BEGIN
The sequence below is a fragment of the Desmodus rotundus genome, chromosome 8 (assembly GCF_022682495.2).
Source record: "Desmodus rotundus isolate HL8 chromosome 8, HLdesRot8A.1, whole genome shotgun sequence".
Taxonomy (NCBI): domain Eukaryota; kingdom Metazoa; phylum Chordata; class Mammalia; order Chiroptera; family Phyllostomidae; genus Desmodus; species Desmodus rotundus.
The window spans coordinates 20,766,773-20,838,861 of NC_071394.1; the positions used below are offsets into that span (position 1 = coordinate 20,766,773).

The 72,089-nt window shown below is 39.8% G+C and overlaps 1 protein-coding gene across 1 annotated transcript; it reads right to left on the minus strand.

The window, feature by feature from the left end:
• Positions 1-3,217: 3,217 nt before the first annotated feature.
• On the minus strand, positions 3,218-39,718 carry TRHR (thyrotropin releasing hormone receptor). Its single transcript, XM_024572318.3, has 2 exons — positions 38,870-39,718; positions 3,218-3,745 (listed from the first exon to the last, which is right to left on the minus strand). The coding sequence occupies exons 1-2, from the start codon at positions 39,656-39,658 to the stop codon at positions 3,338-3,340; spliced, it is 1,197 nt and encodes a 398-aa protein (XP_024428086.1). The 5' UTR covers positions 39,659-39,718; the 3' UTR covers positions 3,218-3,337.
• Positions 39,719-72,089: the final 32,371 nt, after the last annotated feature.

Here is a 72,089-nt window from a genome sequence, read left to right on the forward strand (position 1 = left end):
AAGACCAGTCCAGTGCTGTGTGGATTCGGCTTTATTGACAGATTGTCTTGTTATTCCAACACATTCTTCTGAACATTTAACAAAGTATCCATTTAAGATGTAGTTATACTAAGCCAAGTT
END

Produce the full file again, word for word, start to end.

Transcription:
The sequence below is a fragment of the Desmodus rotundus genome, chromosome 8 (assembly GCF_022682495.2).
Source record: "Desmodus rotundus isolate HL8 chromosome 8, HLdesRot8A.1, whole genome shotgun sequence".
Taxonomy (NCBI): domain Eukaryota; kingdom Metazoa; phylum Chordata; class Mammalia; order Chiroptera; family Phyllostomidae; genus Desmodus; species Desmodus rotundus.
The window spans coordinates 20,766,773-20,838,861 of NC_071394.1; the positions used below are offsets into that span (position 1 = coordinate 20,766,773).

The 72,089-nt window shown below is 39.8% G+C and overlaps 1 protein-coding gene across 1 annotated transcript; it reads right to left on the minus strand.

The window, feature by feature from the left end:
• Positions 1-3,217: 3,217 nt before the first annotated feature.
• On the minus strand, positions 3,218-39,718 carry TRHR (thyrotropin releasing hormone receptor). Its single transcript, XM_024572318.3, has 2 exons — positions 38,870-39,718; positions 3,218-3,745 (listed from the first exon to the last, which is right to left on the minus strand). The coding sequence occupies exons 1-2, from the start codon at positions 39,656-39,658 to the stop codon at positions 3,338-3,340; spliced, it is 1,197 nt and encodes a 398-aa protein (XP_024428086.1). The 5' UTR covers positions 39,659-39,718; the 3' UTR covers positions 3,218-3,337.
• Positions 39,719-72,089: the final 32,371 nt, after the last annotated feature.

Here is a 72,089-nt window from a genome sequence, read left to right on the forward strand (position 1 = left end):
AAGACCAGTCCAGTGCTGTGTGGATTCGGCTTTATTGACAGATTGTCTTGTTATTCCAACACATTCTTCTGAACATTTAACAAAGTATCCATTTAAGATGTAGTTATACTAAGCCAAGTT